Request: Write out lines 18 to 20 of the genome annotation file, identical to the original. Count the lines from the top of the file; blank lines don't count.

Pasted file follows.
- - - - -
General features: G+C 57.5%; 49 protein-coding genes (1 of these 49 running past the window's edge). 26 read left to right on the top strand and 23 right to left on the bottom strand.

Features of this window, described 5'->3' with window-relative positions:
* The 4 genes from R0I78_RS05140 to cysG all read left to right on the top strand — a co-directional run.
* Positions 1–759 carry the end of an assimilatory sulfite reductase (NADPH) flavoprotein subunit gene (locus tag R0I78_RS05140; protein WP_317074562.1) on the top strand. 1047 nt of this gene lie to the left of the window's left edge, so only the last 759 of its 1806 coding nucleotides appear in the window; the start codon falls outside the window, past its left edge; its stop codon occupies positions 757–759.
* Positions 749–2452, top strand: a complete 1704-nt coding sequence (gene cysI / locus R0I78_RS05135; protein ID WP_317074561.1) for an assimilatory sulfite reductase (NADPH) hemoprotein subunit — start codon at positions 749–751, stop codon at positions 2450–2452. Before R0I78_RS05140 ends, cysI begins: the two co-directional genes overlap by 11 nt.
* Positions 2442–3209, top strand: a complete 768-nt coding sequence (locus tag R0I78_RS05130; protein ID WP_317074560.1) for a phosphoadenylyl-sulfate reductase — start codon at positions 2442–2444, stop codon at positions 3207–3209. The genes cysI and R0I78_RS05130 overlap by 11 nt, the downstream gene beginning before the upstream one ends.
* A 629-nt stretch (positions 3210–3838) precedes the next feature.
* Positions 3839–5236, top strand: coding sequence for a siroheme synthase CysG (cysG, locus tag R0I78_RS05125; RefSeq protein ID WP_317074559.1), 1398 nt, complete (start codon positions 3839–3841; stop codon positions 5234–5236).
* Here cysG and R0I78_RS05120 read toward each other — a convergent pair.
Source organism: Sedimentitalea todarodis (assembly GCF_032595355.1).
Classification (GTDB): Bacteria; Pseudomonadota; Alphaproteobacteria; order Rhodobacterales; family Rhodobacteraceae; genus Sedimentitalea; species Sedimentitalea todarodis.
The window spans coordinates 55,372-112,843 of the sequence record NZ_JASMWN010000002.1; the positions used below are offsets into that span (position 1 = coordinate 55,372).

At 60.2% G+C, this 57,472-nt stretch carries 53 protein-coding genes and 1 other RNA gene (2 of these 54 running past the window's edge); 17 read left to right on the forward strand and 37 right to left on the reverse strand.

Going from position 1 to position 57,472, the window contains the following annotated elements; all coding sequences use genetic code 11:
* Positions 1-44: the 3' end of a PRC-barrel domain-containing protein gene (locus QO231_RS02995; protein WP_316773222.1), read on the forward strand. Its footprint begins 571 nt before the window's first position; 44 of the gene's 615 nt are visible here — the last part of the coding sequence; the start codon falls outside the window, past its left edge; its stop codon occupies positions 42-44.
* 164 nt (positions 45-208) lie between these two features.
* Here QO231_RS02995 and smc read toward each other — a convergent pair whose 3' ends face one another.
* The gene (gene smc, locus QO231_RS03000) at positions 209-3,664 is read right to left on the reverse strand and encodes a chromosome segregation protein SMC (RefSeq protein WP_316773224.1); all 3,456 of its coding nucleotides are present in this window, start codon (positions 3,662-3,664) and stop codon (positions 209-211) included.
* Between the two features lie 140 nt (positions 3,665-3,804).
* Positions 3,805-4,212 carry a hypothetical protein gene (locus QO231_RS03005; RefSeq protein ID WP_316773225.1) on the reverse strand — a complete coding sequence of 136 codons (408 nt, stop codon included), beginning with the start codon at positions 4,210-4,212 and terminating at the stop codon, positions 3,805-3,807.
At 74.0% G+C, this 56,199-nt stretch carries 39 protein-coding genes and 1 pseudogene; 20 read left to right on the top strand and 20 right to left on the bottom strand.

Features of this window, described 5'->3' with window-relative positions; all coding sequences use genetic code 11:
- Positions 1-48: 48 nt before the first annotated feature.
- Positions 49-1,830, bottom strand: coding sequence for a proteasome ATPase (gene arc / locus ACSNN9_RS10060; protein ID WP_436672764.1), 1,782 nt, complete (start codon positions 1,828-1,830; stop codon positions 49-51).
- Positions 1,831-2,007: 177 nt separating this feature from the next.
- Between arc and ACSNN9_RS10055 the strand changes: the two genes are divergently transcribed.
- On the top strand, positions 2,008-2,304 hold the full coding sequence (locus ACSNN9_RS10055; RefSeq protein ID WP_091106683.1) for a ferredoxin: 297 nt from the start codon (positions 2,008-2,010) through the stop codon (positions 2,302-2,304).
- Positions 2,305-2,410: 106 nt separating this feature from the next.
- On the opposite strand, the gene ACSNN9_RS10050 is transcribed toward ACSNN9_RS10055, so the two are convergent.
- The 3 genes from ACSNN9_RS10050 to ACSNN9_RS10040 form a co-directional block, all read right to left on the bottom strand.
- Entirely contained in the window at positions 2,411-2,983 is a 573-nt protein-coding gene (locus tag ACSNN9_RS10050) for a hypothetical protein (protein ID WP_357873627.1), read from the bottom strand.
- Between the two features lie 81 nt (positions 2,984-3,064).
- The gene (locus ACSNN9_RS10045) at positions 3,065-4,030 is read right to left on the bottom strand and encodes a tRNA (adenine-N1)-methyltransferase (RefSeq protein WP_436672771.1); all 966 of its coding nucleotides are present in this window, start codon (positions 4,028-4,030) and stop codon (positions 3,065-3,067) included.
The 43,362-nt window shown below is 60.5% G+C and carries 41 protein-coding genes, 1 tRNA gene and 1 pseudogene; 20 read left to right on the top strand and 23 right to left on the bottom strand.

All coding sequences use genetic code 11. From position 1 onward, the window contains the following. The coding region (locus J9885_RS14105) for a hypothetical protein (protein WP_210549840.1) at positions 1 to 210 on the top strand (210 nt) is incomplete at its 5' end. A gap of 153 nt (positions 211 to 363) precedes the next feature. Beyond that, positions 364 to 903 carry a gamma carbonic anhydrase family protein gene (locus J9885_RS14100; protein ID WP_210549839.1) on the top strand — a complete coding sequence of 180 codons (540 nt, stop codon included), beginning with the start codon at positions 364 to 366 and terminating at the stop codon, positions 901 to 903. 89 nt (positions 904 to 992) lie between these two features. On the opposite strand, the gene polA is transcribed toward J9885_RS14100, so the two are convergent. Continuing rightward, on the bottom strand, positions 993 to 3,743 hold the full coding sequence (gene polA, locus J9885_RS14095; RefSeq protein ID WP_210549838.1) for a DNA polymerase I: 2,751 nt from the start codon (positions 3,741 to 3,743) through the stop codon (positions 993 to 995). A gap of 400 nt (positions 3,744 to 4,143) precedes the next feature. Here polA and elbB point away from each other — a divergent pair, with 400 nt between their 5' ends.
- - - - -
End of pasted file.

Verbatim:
* The gene (gene smc, locus QO231_RS03000) at positions 209-3,664 is read right to left on the reverse strand and encodes a chromosome segregation protein SMC (RefSeq protein WP_316773224.1); all 3,456 of its coding nucleotides are present in this window, start codon (positions 3,662-3,664) and stop codon (positions 209-211) included.
* Between the two features lie 140 nt (positions 3,665-3,804).
* Positions 3,805-4,212 carry a hypothetical protein gene (locus QO231_RS03005; RefSeq protein ID WP_316773225.1) on the reverse strand — a complete coding sequence of 136 codons (408 nt, stop codon included), beginning with the start codon at positions 4,210-4,212 and terminating at the stop codon, positions 3,805-3,807.